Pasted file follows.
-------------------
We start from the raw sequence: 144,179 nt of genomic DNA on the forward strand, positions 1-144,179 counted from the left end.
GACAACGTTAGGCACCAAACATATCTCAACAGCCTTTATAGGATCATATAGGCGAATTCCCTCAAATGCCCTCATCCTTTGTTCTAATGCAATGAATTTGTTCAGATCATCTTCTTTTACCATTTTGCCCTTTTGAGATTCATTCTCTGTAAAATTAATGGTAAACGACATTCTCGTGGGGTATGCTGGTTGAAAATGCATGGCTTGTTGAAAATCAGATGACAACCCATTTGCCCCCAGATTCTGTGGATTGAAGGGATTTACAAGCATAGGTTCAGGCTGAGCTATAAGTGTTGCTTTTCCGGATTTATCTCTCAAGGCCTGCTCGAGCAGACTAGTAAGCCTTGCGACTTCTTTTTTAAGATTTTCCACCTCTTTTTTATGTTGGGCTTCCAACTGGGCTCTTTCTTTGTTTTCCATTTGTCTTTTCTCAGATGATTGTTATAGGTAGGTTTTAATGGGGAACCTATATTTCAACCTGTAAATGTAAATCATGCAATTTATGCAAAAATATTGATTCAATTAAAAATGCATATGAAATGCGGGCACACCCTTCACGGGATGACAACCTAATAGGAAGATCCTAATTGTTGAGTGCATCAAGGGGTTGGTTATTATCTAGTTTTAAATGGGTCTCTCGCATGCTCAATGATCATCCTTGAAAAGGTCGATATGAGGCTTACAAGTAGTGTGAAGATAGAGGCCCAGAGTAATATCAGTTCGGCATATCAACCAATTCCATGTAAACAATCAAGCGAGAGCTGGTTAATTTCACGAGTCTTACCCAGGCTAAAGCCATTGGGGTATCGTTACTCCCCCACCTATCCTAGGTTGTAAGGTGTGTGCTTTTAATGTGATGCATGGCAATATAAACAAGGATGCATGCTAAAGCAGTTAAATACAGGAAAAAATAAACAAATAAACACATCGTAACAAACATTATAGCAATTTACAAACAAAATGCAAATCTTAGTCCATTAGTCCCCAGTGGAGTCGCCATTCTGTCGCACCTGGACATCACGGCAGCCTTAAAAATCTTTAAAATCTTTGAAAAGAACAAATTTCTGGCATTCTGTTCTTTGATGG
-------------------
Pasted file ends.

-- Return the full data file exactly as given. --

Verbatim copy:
We start from the raw sequence: 144,179 nt of genomic DNA on the forward strand, positions 1-144,179 counted from the left end.
GACAACGTTAGGCACCAAACATATCTCAACAGCCTTTATAGGATCATATAGGCGAATTCCCTCAAATGCCCTCATCCTTTGTTCTAATGCAATGAATTTGTTCAGATCATCTTCTTTTACCATTTTGCCCTTTTGAGATTCATTCTCTGTAAAATTAATGGTAAACGACATTCTCGTGGGGTATGCTGGTTGAAAATGCATGGCTTGTTGAAAATCAGATGACAACCCATTTGCCCCCAGATTCTGTGGATTGAAGGGATTTACAAGCATAGGTTCAGGCTGAGCTATAAGTGTTGCTTTTCCGGATTTATCTCTCAAGGCCTGCTCGAGCAGACTAGTAAGCCTTGCGACTTCTTTTTTAAGATTTTCCACCTCTTTTTTATGTTGGGCTTCCAACTGGGCTCTTTCTTTGTTTTCCATTTGTCTTTTCTCAGATGATTGTTATAGGTAGGTTTTAATGGGGAACCTATATTTCAACCTGTAAATGTAAATCATGCAATTTATGCAAAAATATTGATTCAATTAAAAATGCATATGAAATGCGGGCACACCCTTCACGGGATGACAACCTAATAGGAAGATCCTAATTGTTGAGTGCATCAAGGGGTTGGTTATTATCTAGTTTTAAATGGGTCTCTCGCATGCTCAATGATCATCCTTGAAAAGGTCGATATGAGGCTTACAAGTAGTGTGAAGATAGAGGCCCAGAGTAATATCAGTTCGGCATATCAACCAATTCCATGTAAACAATCAAGCGAGAGCTGGTTAATTTCACGAGTCTTACCCAGGCTAAAGCCATTGGGGTATCGTTACTCCCCCACCTATCCTAGGTTGTAAGGTGTGTGCTTTTAATGTGATGCATGGCAATATAAACAAGGATGCATGCTAAAGCAGTTAAATACAGGAAAAAATAAACAAATAAACACATCGTAACAAACATTATAGCAATTTACAAACAAAATGCAAATCTTAGTCCATTAGTCCCCAGTGGAGTCGCCATTCTGTCGCACCTGGACATCACGGCAGCCTTAAAAATCTTTAAAATCTTTGAAAAGAACAAATTTCTGGCATTCTGTTCTTTGATGG